Portland Community College | Portland, Oregon

Course Number:
AM 132
Course Title:
Advanced Automatic and Manual Drive Train
Credit Hours:
4
Lecture Hours:
0
Lecture/Lab Hours:
85
Lab Hours:
0
Special Fee:
$24.00

Course Description

Introduces work on approved customer vehicles, including diagnosing and servicing automatic and manual drive train customer concerns. Provides a realistic experience and develops an understanding of procedures, which take place daily in an automotive repair facility. This is the capstone course building on the skills, knowledge and abilities learned through successful completion of AM 121 and AM 131. Prerequisites: CG 209. Audit available.

Addendum to Course Description

This course is designed for students that have passed AM 131 and 121.  Students will develop the skills, knowledge and attitudes necessary to perform, repairs on import and domestic cars and light trucks with limited supervision. This is the skill level necessary for employment at an apprentice level.

The broader purpose of this course is to provide students, at the beginning of their first year in the automotive program, with authentic experience in basic industry skills and concepts, to ensure their success in later courses and on-the-job. These skills include tool use, fastener tightening, ASE (Automotive Service Excellence) style test taking, professionalism and responsible customer service.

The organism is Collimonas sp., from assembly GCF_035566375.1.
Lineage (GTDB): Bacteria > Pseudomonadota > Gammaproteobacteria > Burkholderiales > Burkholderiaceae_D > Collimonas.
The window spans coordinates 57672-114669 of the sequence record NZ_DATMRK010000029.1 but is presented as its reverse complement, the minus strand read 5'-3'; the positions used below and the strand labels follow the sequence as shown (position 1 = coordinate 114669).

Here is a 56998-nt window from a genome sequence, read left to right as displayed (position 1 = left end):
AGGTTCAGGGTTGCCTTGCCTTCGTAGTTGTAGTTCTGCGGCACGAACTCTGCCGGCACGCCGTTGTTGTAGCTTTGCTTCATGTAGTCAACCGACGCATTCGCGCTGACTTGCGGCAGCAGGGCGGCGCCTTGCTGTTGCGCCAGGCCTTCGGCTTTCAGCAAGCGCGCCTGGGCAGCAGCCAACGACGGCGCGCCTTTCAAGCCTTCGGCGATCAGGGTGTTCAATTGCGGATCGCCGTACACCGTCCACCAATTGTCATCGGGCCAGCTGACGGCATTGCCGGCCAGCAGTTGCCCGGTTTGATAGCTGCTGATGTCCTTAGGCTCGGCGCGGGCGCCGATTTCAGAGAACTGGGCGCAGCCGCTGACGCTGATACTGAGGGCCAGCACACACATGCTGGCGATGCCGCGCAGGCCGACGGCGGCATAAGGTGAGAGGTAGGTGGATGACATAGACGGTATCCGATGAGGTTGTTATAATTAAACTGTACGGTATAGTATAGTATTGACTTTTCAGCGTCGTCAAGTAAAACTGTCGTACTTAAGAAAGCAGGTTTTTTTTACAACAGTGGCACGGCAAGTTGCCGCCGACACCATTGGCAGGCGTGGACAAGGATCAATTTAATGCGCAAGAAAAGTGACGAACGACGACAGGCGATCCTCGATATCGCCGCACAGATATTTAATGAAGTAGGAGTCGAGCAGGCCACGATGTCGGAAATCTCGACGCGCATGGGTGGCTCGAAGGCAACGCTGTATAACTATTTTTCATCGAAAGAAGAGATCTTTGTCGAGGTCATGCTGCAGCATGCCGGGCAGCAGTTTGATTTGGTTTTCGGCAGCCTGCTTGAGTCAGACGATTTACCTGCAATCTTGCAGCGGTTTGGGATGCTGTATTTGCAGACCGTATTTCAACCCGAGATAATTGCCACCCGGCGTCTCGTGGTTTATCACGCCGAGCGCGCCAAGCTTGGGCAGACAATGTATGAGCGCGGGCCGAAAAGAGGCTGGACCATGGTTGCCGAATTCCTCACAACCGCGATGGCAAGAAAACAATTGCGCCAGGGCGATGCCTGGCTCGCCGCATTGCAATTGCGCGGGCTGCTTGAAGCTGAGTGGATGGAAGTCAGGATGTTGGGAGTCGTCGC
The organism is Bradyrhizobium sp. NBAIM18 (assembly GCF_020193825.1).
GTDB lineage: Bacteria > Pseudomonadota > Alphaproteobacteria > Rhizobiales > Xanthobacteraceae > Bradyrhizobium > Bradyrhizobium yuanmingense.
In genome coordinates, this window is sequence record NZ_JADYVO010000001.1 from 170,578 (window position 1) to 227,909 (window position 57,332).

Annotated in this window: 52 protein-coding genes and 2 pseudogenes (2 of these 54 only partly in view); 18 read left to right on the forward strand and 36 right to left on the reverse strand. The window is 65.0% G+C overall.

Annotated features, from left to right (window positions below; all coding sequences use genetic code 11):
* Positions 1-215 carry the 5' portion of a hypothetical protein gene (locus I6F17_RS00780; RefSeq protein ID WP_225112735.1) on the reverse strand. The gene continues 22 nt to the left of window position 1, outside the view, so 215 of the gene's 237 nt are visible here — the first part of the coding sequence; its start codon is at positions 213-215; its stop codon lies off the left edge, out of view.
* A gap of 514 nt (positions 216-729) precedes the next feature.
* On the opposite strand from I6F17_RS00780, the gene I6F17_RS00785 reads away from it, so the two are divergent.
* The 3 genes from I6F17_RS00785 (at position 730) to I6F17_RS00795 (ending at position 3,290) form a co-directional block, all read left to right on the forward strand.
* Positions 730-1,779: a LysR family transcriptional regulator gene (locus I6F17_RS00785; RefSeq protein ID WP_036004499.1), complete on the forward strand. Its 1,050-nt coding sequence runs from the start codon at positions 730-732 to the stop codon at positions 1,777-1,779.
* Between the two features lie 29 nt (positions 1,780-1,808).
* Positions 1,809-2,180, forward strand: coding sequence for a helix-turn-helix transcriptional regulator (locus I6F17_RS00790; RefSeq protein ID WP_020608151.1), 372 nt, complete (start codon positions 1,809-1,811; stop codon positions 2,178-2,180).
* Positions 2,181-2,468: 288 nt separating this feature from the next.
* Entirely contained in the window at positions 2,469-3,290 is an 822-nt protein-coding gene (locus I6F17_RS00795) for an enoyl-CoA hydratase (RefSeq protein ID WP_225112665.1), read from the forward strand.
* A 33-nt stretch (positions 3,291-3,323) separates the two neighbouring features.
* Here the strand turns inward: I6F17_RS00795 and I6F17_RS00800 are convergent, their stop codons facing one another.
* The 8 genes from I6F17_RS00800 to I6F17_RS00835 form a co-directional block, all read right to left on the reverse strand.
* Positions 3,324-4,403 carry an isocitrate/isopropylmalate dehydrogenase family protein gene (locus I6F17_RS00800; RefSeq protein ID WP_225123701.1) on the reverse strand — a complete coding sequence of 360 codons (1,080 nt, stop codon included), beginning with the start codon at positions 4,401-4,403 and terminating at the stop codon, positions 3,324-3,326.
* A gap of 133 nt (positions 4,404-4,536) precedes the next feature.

The course material will be presented in a lecture/laboratory format and include videos, handouts and hands-on lab experience in the shop on cars donated by General Motors, Nissan, Ford, Chrysler, Toyota and Honda. Students are required to read assigned materials, take notes and be responsible for the information in the textbooks, lab manuals and the Mitchell ProDemand and All Data subscriptions located in each of the work areas through out the automotive labs.
 

Intended Outcomes for the course

Upon completion of the course students will be able to:

  • Perform manual and automatic drive train inspection, maintenance, repair and diagnosis with limited supervision.
  • Communicate effectively with employers, customers and co-workers.
  • Access and utilize repair information in a rapidly changing technology.
  • Develop and implement strategies and processes to solve manual and automatic drive train repair problems.
  • Perform manual and automatic drive train repair to professional and ethical standards.
     

Outcome Assessment Strategies

To reach these goals, students will demonstrate the course outcomes for Drivetrain Systems III by completing the following tasks: